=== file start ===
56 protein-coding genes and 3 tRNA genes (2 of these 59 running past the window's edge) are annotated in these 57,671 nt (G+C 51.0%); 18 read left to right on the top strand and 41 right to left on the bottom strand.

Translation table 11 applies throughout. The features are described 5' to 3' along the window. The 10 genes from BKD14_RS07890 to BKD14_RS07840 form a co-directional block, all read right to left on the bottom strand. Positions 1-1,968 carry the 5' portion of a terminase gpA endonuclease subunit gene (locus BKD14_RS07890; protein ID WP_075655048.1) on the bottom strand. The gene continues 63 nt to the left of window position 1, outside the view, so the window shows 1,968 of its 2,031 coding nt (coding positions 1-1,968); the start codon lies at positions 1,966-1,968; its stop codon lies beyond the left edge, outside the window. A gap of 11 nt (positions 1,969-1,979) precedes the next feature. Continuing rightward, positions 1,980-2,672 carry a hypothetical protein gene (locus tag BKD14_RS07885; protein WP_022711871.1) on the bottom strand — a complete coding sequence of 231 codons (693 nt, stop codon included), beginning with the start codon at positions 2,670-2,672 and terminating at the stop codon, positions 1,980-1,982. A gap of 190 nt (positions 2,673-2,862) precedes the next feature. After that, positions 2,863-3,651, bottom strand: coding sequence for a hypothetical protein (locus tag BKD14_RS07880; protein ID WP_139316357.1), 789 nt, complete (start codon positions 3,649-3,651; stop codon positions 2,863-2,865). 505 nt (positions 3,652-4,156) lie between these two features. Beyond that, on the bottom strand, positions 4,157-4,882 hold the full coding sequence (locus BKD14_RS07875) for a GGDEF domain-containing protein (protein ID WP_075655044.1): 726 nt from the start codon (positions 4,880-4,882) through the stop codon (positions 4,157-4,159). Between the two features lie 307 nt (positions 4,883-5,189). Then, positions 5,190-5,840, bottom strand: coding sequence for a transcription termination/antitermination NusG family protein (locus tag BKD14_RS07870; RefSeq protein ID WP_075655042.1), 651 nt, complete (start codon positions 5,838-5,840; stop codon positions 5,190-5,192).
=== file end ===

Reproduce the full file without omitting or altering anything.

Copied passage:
56 protein-coding genes and 3 tRNA genes (2 of these 59 running past the window's edge) are annotated in these 57,671 nt (G+C 51.0%); 18 read left to right on the top strand and 41 right to left on the bottom strand.

Translation table 11 applies throughout. The features are described 5' to 3' along the window. The 10 genes from BKD14_RS07890 to BKD14_RS07840 form a co-directional block, all read right to left on the bottom strand. Positions 1-1,968 carry the 5' portion of a terminase gpA endonuclease subunit gene (locus BKD14_RS07890; protein ID WP_075655048.1) on the bottom strand. The gene continues 63 nt to the left of window position 1, outside the view, so the window shows 1,968 of its 2,031 coding nt (coding positions 1-1,968); the start codon lies at positions 1,966-1,968; its stop codon lies beyond the left edge, outside the window. A gap of 11 nt (positions 1,969-1,979) precedes the next feature. Continuing rightward, positions 1,980-2,672 carry a hypothetical protein gene (locus tag BKD14_RS07885; protein WP_022711871.1) on the bottom strand — a complete coding sequence of 231 codons (693 nt, stop codon included), beginning with the start codon at positions 2,670-2,672 and terminating at the stop codon, positions 1,980-1,982. A gap of 190 nt (positions 2,673-2,862) precedes the next feature. After that, positions 2,863-3,651, bottom strand: coding sequence for a hypothetical protein (locus tag BKD14_RS07880; protein ID WP_139316357.1), 789 nt, complete (start codon positions 3,649-3,651; stop codon positions 2,863-2,865). 505 nt (positions 3,652-4,156) lie between these two features. Beyond that, on the bottom strand, positions 4,157-4,882 hold the full coding sequence (locus BKD14_RS07875) for a GGDEF domain-containing protein (protein ID WP_075655044.1): 726 nt from the start codon (positions 4,880-4,882) through the stop codon (positions 4,157-4,159). Between the two features lie 307 nt (positions 4,883-5,189). Then, positions 5,190-5,840, bottom strand: coding sequence for a transcription termination/antitermination NusG family protein (locus tag BKD14_RS07870; RefSeq protein ID WP_075655042.1), 651 nt, complete (start codon positions 5,838-5,840; stop codon positions 5,190-5,192).